Legislation containing solutions to the current grain backlog has been passed by the Senate, but there are still a couple steps before it becomes law.

A total of 19 amendments were made to Bill C-49, and after sending it back to the Senate for further debate, it was passed on Thursday, March 29.

Foothills M.P. and Associate Agriculture Critic, John Barlow, says three amendments will have a direct impact on agriculture.

"The three are changes to the long haul interswitching provisions, which is to make more accessible to shippers around movement and direction of good rail service, especially in the Maritimes. The other one is adding soybeans to the schedule of crops under the maximum revenue entitlement. They were excluded previously. The other one is some actions on the Canadian Transportation Agency (CTA), which gives them the authority to act on it's own motion."

This means the CTA would have the authority to proactively monitor the transportation system, identify and investigate problems, and take necessary action without the Government having the step in.

The ammended legislation still needs to pass the House of Commons before it becomes law, which will resume for it's next sitting on April 16.

Barlow also expressed concern that it may be too late for an Order in Council to fix the current grain backlog, and producers have come to terms that this is a lost season.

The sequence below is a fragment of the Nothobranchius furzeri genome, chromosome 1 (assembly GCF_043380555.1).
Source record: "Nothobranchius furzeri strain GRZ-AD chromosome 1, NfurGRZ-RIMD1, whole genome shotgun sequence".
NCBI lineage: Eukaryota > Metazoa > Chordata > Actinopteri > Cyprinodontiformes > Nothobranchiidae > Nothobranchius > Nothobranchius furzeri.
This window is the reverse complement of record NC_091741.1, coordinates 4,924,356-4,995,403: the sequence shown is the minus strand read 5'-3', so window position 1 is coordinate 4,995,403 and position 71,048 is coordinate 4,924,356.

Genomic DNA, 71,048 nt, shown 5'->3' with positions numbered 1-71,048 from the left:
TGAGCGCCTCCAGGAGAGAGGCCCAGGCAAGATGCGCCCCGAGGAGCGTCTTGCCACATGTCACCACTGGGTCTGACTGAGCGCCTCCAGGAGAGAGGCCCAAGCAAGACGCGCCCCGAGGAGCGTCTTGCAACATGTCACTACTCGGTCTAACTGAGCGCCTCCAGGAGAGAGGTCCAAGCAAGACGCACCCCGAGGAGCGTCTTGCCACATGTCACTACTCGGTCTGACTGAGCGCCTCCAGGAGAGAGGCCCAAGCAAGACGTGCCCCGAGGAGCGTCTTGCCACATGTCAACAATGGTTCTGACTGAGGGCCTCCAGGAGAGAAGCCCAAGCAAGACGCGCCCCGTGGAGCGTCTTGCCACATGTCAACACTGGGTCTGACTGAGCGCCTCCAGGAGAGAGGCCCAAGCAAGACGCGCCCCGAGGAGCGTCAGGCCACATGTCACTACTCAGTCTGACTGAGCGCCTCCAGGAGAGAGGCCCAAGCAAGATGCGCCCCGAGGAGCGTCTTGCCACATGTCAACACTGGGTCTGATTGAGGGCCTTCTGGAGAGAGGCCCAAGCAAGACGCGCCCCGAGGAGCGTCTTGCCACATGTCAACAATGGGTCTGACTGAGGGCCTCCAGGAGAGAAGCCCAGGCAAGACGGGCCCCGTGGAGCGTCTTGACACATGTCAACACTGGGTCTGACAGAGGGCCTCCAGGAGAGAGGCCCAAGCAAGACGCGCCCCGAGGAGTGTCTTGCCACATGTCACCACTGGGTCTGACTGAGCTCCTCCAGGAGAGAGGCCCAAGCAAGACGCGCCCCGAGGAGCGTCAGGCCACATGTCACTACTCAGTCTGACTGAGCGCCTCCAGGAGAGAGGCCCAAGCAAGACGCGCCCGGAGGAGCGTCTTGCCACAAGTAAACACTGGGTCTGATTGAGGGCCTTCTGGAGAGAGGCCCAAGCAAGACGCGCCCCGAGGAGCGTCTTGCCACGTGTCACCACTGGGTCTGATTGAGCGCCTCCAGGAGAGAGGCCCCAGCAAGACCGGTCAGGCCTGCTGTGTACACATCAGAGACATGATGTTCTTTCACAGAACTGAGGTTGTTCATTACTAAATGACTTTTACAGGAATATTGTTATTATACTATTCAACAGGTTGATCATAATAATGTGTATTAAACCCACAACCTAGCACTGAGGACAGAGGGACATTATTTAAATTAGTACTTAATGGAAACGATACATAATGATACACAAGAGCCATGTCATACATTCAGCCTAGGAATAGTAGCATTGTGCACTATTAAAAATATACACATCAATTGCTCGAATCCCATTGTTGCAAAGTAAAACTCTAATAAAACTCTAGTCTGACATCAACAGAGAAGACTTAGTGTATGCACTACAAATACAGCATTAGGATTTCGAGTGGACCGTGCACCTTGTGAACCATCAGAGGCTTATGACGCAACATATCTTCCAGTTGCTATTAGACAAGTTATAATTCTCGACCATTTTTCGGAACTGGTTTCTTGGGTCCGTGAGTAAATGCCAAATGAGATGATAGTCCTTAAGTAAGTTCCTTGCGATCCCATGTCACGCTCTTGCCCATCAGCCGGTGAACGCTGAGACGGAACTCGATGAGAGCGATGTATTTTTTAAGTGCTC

"I think we are almost too late now that an Order in Council would really have the impact to turn things around. It may, but this is something that the Liberal government should have done weeks ago, if not months ago to address this crisis."

An Order in Council would be a temporary measure while the grain industry waits for Bill C-49 to become law.

Barlow says, the Conservatives saw grain transportation was going to be an issue back in October, but the Liberals didn't take any action.

He adds last week, Federal Ag Minister, Lawrence MacAulay, said he can't force the rail companies to move grain.

"But that's not the case, he can. If they would've implemented an Order in Council, they would've put minimum grain volumes and financial penalties if they (rail companies) didn't meet those requirements, so he could've done that, and the fact that he doesn't seem to understand that is a concern for farmers."

He says, the backlog has tarnished Canada's global reputation as a reliable supplier.

 

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